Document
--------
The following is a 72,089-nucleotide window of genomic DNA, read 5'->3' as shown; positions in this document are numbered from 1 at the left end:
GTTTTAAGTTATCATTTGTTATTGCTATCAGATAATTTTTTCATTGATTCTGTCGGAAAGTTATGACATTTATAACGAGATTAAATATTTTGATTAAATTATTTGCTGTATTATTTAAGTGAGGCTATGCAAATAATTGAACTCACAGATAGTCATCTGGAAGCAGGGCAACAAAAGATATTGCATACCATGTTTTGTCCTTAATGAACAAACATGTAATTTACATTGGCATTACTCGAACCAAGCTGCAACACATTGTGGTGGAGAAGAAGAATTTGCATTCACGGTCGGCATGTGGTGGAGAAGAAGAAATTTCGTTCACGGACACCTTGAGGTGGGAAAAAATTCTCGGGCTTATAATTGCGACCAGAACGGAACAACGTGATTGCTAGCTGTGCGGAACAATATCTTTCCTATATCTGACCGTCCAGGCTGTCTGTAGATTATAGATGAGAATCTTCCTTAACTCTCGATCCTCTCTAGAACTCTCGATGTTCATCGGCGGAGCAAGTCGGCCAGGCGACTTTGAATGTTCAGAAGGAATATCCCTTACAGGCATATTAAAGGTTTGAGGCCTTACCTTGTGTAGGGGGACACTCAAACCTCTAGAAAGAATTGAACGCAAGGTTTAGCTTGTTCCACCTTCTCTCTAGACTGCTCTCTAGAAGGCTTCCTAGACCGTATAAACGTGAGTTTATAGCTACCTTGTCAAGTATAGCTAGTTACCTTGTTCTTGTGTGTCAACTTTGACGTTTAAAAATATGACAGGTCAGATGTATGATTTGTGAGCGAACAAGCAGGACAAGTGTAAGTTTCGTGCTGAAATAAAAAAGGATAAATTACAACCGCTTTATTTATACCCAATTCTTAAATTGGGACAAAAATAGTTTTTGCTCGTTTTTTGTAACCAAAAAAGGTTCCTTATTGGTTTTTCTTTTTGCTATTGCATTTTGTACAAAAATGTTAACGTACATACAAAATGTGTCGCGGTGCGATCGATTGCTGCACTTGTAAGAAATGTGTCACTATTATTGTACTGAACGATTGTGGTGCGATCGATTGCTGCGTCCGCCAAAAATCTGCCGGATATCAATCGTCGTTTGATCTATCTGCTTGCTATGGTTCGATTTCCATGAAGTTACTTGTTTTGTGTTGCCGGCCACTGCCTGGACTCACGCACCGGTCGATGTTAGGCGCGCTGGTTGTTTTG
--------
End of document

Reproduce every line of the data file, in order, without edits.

The following is a 72,089-nucleotide window of genomic DNA, read 5'->3' as shown; positions in this document are numbered from 1 at the left end:
GTTTTAAGTTATCATTTGTTATTGCTATCAGATAATTTTTTCATTGATTCTGTCGGAAAGTTATGACATTTATAACGAGATTAAATATTTTGATTAAATTATTTGCTGTATTATTTAAGTGAGGCTATGCAAATAATTGAACTCACAGATAGTCATCTGGAAGCAGGGCAACAAAAGATATTGCATACCATGTTTTGTCCTTAATGAACAAACATGTAATTTACATTGGCATTACTCGAACCAAGCTGCAACACATTGTGGTGGAGAAGAAGAATTTGCATTCACGGTCGGCATGTGGTGGAGAAGAAGAAATTTCGTTCACGGACACCTTGAGGTGGGAAAAAATTCTCGGGCTTATAATTGCGACCAGAACGGAACAACGTGATTGCTAGCTGTGCGGAACAATATCTTTCCTATATCTGACCGTCCAGGCTGTCTGTAGATTATAGATGAGAATCTTCCTTAACTCTCGATCCTCTCTAGAACTCTCGATGTTCATCGGCGGAGCAAGTCGGCCAGGCGACTTTGAATGTTCAGAAGGAATATCCCTTACAGGCATATTAAAGGTTTGAGGCCTTACCTTGTGTAGGGGGACACTCAAACCTCTAGAAAGAATTGAACGCAAGGTTTAGCTTGTTCCACCTTCTCTCTAGACTGCTCTCTAGAAGGCTTCCTAGACCGTATAAACGTGAGTTTATAGCTACCTTGTCAAGTATAGCTAGTTACCTTGTTCTTGTGTGTCAACTTTGACGTTTAAAAATATGACAGGTCAGATGTATGATTTGTGAGCGAACAAGCAGGACAAGTGTAAGTTTCGTGCTGAAATAAAAAAGGATAAATTACAACCGCTTTATTTATACCCAATTCTTAAATTGGGACAAAAATAGTTTTTGCTCGTTTTTTGTAACCAAAAAAGGTTCCTTATTGGTTTTTCTTTTTGCTATTGCATTTTGTACAAAAATGTTAACGTACATACAAAATGTGTCGCGGTGCGATCGATTGCTGCACTTGTAAGAAATGTGTCACTATTATTGTACTGAACGATTGTGGTGCGATCGATTGCTGCGTCCGCCAAAAATCTGCCGGATATCAATCGTCGTTTGATCTATCTGCTTGCTATGGTTCGATTTCCATGAAGTTACTTGTTTTGTGTTGCCGGCCACTGCCTGGACTCACGCACCGGTCGATGTTAGGCGCGCTGGTTGTTTTG